Marriage, a sacred institution, but an institution nonetheless! You probably already knew that marriage was made up by us and adapted over time. Let’s jump back to the first marriages, and to do that we’ll need to jump back to some of the earliest settlements.
As groups began to expand, members of groups could specialize for a specific purpose to enhance the community. By specializing in something specific, you can use all excess resources as a means of trading for other needed resources.
Reduced testosterone in females, to benefit childbirth, meant that they were physically weaker on average. By a competition of strength, males became the dominant sex of our species fairly early on. This meant daughters could be treated as resources for trading.
Imagine that you’re a sheep herder and you have little excess wool. Your daughter is becoming more mature and you know the butcher is looking for a wife. You have the choice of keeping your daughter to work on the farm or you could fulfill the butcher’s need for a mate and likely build a beneficial relationship.
The butcher, happy to hear this news would probably even give you some meat as a deposit for your daughter’s hand in marriage. Now the butcher gets more children, you get cheaper meat, and everybody wins; right?
When you talk about marriage, you’re talking about more than just mating and partnership; you’re talking about an agreement. That agreement could be in exchange for resources or for political gain or just because it gives comfort from a commitment. In any agreement, you need a third party to verify and to this day, marriage licenses still need witness signatures.
If the blacksmith were to steal your daughter and get his brother to be witness, you would still want want to know there is a higher authority to manage the agreement. That higher authority most likely started as the leaders of the community and escalated to the god of that community over time. Now there was an omniscient god watching over the members of the agreement to make sure everyone’s vows are kept. Fear of god kept commitment easy!
Marriage soon became institutionalized and the institution was religion. Weddings took place on holy sites, god was called to bless the couple, and many religions implemented monogamy as standard practice. Women were seen more as people in the eyes of religion; but let’s be honest, they were still treated as property when an economic or political agreement could be met, Though it didn’t stop playwrights from using the inherent joy of a wedding to end a story.
Religion, to bring out our best, dissuades people from listening to their Basic Functions as many of them are seen as sins. One of the most heavily chastised Basic Functions is the sex drive. Women were already treated as property among men and judged for their sexual attractiveness as part of the deal making process. If the institution doesn’t like sex, and half of the population is judged heavily on their sex appeal, it creates the longest-running double standard in human history. Women must be sexual yet innocent, able to please a man but never given the opportunity to learn how. Women are both sexually desired and shamed for exploring their sexuality.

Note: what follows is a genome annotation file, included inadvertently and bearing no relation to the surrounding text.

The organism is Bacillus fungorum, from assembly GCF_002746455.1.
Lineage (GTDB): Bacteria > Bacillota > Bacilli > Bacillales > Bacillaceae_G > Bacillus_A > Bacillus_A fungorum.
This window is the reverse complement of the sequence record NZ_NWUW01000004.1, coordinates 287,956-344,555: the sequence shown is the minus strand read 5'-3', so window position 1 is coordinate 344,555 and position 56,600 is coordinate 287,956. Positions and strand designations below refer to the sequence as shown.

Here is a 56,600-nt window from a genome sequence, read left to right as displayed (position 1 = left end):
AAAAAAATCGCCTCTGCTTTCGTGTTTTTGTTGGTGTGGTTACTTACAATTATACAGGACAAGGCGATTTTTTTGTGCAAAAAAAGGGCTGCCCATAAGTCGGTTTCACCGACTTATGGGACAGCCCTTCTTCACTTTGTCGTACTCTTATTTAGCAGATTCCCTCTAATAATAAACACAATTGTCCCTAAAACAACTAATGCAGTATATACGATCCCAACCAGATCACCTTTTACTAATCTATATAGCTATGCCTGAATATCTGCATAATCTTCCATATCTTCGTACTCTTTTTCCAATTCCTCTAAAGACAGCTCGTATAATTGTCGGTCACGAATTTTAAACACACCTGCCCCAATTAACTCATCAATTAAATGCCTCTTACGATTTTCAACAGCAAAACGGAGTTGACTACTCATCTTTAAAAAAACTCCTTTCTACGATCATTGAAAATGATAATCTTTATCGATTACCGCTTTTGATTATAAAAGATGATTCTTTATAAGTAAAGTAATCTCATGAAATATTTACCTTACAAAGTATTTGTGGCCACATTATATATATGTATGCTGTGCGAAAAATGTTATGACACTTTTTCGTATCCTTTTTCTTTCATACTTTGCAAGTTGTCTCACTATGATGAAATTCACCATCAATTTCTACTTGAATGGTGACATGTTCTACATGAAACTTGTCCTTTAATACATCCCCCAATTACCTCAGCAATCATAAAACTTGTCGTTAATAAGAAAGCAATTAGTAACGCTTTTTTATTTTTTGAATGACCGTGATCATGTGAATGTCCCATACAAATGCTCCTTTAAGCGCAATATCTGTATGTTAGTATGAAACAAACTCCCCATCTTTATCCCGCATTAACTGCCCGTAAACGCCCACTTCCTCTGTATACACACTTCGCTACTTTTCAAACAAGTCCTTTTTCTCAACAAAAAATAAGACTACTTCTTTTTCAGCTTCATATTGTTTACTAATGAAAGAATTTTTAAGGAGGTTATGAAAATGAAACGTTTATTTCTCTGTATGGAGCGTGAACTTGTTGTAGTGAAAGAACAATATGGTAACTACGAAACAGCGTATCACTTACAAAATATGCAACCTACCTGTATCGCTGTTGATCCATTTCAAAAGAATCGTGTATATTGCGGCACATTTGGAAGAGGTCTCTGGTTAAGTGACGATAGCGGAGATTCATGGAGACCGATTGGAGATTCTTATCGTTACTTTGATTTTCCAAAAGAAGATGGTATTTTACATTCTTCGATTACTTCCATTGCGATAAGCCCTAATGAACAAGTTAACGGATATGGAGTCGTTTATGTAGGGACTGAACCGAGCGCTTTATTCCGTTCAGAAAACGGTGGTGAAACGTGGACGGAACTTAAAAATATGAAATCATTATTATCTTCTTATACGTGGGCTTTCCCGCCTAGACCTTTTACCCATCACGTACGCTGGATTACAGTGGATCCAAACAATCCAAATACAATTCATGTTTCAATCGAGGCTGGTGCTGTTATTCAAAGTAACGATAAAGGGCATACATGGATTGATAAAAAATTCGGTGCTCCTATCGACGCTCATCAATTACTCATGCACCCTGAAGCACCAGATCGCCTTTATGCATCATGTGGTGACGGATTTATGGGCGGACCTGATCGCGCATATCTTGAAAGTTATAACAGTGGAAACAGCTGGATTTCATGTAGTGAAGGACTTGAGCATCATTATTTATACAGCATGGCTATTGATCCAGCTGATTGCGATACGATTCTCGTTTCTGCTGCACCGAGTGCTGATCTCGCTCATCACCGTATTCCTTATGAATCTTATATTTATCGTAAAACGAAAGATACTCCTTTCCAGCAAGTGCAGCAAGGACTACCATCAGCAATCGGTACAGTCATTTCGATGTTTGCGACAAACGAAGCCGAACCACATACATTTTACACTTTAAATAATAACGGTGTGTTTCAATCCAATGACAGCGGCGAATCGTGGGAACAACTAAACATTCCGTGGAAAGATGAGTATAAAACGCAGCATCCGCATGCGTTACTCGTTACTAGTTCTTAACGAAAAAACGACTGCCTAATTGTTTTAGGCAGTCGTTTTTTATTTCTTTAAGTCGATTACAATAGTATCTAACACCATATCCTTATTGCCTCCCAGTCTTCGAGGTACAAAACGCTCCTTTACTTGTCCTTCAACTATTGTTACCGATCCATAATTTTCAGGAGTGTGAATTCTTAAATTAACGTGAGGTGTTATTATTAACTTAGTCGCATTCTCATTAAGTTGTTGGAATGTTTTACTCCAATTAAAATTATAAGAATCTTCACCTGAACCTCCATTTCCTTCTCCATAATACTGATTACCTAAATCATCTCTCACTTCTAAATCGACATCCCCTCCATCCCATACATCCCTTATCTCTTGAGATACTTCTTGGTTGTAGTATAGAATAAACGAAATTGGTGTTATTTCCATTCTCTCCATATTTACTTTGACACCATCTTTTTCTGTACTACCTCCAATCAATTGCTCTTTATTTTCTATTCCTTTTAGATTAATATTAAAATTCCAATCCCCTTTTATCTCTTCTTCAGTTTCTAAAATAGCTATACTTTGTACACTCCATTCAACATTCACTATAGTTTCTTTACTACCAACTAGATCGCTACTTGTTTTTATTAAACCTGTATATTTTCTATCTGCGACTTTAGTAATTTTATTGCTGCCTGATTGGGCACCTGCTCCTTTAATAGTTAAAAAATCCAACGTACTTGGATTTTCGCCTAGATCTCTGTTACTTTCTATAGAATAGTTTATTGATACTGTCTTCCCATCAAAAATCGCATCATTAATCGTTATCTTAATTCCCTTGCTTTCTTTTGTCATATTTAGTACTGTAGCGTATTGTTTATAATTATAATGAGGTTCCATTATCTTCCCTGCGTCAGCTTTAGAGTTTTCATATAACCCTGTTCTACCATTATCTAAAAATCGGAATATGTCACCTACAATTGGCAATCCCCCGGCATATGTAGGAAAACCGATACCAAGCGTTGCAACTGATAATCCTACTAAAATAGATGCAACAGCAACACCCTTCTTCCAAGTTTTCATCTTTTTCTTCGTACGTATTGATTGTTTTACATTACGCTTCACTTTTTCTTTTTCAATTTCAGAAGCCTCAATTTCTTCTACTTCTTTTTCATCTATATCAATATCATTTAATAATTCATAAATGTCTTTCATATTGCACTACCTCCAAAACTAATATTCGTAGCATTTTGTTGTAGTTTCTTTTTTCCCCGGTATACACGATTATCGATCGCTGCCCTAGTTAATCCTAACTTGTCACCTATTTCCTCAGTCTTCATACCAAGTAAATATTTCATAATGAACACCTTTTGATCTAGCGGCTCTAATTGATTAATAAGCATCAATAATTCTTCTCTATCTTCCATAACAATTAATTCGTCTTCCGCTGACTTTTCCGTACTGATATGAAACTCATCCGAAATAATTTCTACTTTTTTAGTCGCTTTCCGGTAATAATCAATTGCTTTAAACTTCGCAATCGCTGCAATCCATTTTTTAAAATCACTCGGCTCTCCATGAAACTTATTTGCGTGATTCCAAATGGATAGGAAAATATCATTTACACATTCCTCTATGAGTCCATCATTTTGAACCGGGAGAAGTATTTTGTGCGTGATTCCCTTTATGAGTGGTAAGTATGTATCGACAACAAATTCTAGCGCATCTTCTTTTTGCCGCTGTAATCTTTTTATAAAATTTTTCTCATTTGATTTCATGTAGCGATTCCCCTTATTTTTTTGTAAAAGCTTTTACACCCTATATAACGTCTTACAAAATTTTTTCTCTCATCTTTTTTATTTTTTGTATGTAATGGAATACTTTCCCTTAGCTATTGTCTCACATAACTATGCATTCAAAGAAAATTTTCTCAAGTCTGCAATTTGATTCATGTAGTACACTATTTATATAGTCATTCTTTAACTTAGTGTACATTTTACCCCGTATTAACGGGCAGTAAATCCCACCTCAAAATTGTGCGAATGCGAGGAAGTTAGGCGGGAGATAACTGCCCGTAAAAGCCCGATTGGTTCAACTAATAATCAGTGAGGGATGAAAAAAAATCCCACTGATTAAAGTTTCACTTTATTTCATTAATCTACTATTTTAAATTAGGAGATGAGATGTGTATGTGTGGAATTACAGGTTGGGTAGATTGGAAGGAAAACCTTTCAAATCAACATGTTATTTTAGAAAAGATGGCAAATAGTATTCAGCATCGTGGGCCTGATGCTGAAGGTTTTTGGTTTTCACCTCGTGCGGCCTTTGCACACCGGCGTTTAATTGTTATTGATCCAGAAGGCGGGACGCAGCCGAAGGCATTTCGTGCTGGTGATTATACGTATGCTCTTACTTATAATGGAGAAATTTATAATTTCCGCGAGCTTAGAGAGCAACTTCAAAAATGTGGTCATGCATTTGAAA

Let’s fast forward to the middle of the Industrial Age. Women are beginning to work and earn a living wage for themselves. Marriage has adapted into a legal document, not only to verify the agreement but to allow wealth to be shared. The culture propagated the expectation that women were primarily mothers and caretakers, not breadwinners. As the Entertainment Age gets into full swing, movies and TV shows propagated the age-old story that ends happily ever after with a heterosexual monogamous wedding.
The Information Age gives us access to a much wider variety of love and partnership than we originally understood from the institution. Those individuals who were attracted to people who did not fit the standard expectation began to find others like them (i.e. homosexual relationships). The information also allows us to see these people, who seem different from the majority, as still people. They are becoming less of a named demographic and more of a single description of certain friends and family. The increased information isn’t going to prevent our natural tendencies to fear what is different, different possibly presents danger. But the information does allow us to learn enough to conquer our fear and see each other as we truly are.
Marriage is starting to lose ground in some religions around the world due to their rigidity when it comes to the spectrum of love. Perhaps it’s time we took marriage not as it has been but as it’s meant to be: an agreement between two people to become partners in the eyes of an authority for as long as they both wish.